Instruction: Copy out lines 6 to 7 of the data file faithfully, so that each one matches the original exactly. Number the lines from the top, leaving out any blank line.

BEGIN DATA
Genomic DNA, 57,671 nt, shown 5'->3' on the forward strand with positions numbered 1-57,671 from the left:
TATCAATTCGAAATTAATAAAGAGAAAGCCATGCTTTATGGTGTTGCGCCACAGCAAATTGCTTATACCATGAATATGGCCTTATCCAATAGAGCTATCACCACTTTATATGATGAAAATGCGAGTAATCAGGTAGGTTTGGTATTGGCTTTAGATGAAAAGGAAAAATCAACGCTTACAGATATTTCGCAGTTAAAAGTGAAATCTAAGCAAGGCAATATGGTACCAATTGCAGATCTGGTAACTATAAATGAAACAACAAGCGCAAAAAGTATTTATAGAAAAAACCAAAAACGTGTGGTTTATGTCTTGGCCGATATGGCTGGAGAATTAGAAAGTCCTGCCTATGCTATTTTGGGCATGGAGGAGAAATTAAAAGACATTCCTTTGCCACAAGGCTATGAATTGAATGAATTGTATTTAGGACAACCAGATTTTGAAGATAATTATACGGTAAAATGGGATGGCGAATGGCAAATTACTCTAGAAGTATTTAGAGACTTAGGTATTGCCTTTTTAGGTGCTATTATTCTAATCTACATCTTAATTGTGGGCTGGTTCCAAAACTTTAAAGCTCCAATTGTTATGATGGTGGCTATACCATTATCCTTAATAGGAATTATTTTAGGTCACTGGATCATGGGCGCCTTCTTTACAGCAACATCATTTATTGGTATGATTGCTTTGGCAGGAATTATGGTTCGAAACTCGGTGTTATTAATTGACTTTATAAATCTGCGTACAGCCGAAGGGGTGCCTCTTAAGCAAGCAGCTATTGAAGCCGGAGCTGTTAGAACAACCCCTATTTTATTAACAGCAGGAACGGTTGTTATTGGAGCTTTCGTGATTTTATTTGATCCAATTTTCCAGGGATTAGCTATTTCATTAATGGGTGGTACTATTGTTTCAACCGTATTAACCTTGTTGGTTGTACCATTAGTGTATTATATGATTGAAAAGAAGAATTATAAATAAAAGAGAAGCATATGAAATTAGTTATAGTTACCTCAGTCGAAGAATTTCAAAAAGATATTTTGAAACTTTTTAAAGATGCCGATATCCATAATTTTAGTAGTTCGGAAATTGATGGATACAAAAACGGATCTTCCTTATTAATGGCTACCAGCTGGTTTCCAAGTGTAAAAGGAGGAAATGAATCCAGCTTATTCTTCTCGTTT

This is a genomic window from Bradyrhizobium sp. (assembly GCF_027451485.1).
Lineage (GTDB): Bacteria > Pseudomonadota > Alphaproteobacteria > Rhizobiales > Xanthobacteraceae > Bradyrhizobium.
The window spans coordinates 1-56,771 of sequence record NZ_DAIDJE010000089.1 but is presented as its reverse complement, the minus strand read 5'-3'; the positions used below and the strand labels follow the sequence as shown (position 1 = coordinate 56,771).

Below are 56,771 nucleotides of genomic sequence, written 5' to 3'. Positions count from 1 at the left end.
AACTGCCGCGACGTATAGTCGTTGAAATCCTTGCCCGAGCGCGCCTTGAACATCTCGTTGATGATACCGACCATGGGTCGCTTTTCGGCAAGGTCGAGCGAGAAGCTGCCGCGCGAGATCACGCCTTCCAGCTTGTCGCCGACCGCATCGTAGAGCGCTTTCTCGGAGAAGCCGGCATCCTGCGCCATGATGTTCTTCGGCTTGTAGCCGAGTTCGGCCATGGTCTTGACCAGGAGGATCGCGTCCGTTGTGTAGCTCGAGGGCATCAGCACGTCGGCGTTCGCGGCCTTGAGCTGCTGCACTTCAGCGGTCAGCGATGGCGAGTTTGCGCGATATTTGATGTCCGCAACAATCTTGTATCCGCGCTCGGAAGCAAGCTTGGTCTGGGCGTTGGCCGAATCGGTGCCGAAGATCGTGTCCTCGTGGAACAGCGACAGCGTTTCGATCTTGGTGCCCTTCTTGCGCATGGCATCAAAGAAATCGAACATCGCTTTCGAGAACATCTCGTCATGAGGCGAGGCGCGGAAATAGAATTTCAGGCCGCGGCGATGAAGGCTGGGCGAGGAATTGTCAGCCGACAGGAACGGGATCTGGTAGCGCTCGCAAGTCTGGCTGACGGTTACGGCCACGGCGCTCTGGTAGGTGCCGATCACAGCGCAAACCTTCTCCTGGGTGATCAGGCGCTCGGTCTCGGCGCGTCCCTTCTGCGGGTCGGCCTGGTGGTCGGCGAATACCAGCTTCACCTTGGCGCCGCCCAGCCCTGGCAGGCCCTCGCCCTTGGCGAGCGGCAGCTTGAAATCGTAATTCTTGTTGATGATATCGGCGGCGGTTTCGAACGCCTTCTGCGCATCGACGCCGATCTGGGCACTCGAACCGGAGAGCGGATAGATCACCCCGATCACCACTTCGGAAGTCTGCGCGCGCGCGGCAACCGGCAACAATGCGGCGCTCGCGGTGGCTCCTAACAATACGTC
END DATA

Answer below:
Below are 56,771 nucleotides of genomic sequence, written 5' to 3'. Positions count from 1 at the left end.
AACTGCCGCGACGTATAGTCGTTGAAATCCTTGCCCGAGCGCGCCTTGAACATCTCGTTGATGATACCGACCATGGGTCGCTTTTCGGCAAGGTCGAGCGAGAAGCTGCCGCGCGAGATCACGCCTTCCAGCTTGTCGCCGACCGCATCGTAGAGCGCTTTCTCGGAGAAGCCGGCATCCTGCGCCATGATGTTCTTCGGCTTGTAGCCGAGTTCGGCCATGGTCTTGACCAGGAGGATCGCGTCCGTTGTGTAGCTCGAGGGCATCAGCACGTCGGCGTTCGCGGCCTTGAGCTGCTGCACTTCAGCGGTCAGCGATGGCGAGTTTGCGCGATATTTGATGTCCGCAACAATCTTGTATCCGCGCTCGGAAGCAAGCTTGGTCTGGGCGTTGGCCGAATCGGTGCCGAAGATCGTGTCCTCGTGGAACAGCGACAGCGTTTCGATCTTGGTGCCCTTCTTGCGCATGGCATCAAAGAAATCGAACATCGCTTTCGAGAACATCTCGTCATGAGGCGAGGCGCGGAAATAGAATTTCAGGCCGCGGCGATGAAGGCTGGGCGAGGAATTGTCAGCCGACAGGAACGGGATCTGGTAGCGCTCGCAAGTCTGGCTGACGGTTACGGCCACGGCGCTCTGGTAGGTGCCGATCACAGCGCAAACCTTCTCCTGGGTGATCAGGCGCTCGGTCTCGGCGCGTCCCTTCTGCGGGTCGGCCTGGTGGTCGGCGAATACCAGCTTCACCTTGGCGCCGCCCAGCCCTGGCAGGCCCTCGCCCTTGGCGAGCGGCAGCTTGAAATCGTAATTCTTGTTGATGATATCGGCGGCGGTTTCGAACGCCTTCTGCGCATCGACGCCGATCTGGGCACTCGAACCGGAGAGCGGATAGATCACCCCGATCACCACTTCGGAAGTCTGCGCGCGCGCGGCAACCGGCAACAATGCGGCGCTCGCGGTGGCTCCTAACAATACGTC